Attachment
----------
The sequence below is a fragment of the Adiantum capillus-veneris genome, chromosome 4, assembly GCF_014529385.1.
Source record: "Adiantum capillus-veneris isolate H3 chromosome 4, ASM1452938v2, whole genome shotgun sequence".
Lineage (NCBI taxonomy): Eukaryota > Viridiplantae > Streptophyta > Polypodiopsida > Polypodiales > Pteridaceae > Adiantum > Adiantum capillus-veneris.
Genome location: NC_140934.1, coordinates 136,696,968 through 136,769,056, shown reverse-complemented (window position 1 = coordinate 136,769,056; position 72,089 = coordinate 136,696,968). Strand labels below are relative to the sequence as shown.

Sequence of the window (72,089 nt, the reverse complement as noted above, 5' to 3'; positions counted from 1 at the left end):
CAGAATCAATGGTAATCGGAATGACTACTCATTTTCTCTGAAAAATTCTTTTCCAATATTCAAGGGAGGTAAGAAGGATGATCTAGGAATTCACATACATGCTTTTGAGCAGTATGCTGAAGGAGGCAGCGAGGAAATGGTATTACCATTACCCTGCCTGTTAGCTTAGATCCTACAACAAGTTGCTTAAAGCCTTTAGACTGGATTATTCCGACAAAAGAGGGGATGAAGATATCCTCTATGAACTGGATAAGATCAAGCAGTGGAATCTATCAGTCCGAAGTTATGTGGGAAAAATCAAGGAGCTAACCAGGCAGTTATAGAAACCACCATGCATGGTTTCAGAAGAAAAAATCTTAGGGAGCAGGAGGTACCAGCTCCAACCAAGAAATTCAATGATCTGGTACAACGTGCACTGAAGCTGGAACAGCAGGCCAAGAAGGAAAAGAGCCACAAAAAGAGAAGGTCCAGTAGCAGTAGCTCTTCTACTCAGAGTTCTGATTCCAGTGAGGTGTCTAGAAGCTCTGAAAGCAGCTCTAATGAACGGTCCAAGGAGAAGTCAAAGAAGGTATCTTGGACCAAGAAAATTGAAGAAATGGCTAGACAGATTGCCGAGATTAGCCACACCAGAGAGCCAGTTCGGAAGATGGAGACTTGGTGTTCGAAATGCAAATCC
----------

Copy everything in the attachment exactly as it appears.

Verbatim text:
The sequence below is a fragment of the Adiantum capillus-veneris genome, chromosome 4, assembly GCF_014529385.1.
Source record: "Adiantum capillus-veneris isolate H3 chromosome 4, ASM1452938v2, whole genome shotgun sequence".
Lineage (NCBI taxonomy): Eukaryota > Viridiplantae > Streptophyta > Polypodiopsida > Polypodiales > Pteridaceae > Adiantum > Adiantum capillus-veneris.
Genome location: NC_140934.1, coordinates 136,696,968 through 136,769,056, shown reverse-complemented (window position 1 = coordinate 136,769,056; position 72,089 = coordinate 136,696,968). Strand labels below are relative to the sequence as shown.

Sequence of the window (72,089 nt, the reverse complement as noted above, 5' to 3'; positions counted from 1 at the left end):
CAGAATCAATGGTAATCGGAATGACTACTCATTTTCTCTGAAAAATTCTTTTCCAATATTCAAGGGAGGTAAGAAGGATGATCTAGGAATTCACATACATGCTTTTGAGCAGTATGCTGAAGGAGGCAGCGAGGAAATGGTATTACCATTACCCTGCCTGTTAGCTTAGATCCTACAACAAGTTGCTTAAAGCCTTTAGACTGGATTATTCCGACAAAAGAGGGGATGAAGATATCCTCTATGAACTGGATAAGATCAAGCAGTGGAATCTATCAGTCCGAAGTTATGTGGGAAAAATCAAGGAGCTAACCAGGCAGTTATAGAAACCACCATGCATGGTTTCAGAAGAAAAAATCTTAGGGAGCAGGAGGTACCAGCTCCAACCAAGAAATTCAATGATCTGGTACAACGTGCACTGAAGCTGGAACAGCAGGCCAAGAAGGAAAAGAGCCACAAAAAGAGAAGGTCCAGTAGCAGTAGCTCTTCTACTCAGAGTTCTGATTCCAGTGAGGTGTCTAGAAGCTCTGAAAGCAGCTCTAATGAACGGTCCAAGGAGAAGTCAAAGAAGGTATCTTGGACCAAGAAAATTGAAGAAATGGCTAGACAGATTGCCGAGATTAGCCACACCAGAGAGCCAGTTCGGAAGATGGAGACTTGGTGTTCGAAATGCAAATCC